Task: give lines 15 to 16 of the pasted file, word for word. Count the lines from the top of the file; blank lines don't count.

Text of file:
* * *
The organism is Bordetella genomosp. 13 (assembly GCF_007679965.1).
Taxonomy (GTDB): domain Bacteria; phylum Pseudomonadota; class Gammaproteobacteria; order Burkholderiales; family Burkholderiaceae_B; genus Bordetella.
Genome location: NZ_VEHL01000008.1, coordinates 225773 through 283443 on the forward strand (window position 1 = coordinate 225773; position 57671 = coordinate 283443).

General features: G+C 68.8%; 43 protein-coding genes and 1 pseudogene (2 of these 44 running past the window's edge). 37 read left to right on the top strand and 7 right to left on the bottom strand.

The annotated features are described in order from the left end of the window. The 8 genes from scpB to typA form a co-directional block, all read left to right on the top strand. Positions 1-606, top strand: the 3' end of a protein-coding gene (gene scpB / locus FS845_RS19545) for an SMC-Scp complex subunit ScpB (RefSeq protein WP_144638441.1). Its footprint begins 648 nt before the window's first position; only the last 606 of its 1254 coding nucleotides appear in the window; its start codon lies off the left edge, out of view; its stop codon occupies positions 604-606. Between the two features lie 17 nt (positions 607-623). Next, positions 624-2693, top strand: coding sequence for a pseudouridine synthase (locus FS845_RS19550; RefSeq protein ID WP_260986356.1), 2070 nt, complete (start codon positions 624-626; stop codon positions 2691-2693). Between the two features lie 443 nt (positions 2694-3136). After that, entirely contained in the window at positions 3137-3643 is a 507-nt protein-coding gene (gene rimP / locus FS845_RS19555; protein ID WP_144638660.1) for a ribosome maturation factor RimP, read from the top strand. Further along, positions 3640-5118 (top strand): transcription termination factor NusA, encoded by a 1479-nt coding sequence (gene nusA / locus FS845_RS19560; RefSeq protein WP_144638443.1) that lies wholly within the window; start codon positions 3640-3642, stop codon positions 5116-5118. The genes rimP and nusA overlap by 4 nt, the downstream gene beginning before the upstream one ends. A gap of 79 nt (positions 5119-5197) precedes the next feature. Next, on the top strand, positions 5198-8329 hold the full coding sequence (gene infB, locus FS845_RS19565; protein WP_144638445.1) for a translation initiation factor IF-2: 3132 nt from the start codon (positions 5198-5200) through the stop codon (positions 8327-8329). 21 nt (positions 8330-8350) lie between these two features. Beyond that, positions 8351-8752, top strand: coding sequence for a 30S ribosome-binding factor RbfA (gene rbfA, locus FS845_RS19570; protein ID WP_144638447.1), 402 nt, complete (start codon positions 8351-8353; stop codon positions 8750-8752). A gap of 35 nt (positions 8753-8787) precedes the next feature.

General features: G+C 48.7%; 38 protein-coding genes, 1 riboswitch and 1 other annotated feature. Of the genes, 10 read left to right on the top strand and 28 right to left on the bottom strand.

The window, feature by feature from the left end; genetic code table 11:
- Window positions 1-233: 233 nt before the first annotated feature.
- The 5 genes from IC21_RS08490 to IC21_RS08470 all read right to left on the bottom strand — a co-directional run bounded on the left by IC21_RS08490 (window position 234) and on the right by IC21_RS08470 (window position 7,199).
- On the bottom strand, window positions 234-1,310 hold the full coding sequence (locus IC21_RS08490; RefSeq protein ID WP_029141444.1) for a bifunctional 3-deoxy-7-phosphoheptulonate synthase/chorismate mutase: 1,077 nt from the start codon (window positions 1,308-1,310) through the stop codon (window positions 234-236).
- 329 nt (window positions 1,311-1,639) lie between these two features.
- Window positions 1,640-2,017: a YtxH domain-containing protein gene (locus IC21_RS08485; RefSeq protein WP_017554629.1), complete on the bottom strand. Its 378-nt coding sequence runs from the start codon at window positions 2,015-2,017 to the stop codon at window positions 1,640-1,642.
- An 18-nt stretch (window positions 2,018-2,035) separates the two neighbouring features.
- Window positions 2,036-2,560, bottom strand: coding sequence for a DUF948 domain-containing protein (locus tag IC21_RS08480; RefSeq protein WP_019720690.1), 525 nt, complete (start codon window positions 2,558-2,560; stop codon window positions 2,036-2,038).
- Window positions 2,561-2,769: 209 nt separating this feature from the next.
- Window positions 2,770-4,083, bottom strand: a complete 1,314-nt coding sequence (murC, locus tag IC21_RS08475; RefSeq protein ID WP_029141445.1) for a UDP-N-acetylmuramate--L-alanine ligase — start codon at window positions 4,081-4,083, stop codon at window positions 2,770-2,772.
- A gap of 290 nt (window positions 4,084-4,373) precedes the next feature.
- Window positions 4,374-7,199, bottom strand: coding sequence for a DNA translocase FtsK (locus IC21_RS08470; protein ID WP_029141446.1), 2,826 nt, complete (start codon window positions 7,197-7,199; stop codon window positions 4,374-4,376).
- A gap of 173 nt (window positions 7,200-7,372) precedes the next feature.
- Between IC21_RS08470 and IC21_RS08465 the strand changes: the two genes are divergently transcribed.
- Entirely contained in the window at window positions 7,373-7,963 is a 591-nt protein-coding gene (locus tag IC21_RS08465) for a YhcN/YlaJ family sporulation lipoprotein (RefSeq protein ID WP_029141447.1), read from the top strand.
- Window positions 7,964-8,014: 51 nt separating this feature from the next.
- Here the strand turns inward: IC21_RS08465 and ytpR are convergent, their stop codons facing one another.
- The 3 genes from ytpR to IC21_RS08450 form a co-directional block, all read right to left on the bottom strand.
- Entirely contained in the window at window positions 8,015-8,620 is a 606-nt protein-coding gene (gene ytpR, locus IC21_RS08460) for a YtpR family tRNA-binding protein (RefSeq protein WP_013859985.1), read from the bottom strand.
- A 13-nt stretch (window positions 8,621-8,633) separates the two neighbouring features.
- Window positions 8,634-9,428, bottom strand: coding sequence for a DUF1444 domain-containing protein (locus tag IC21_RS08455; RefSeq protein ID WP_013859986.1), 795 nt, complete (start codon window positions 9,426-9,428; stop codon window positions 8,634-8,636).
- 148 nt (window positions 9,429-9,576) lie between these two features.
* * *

- Window positions 2,561-2,769: 209 nt separating this feature from the next.
- Window positions 2,770-4,083, bottom strand: a complete 1,314-nt coding sequence (murC, locus tag IC21_RS08475; RefSeq protein ID WP_029141445.1) for a UDP-N-acetylmuramate--L-alanine ligase — start codon at window positions 4,081-4,083, stop codon at window positions 2,770-2,772.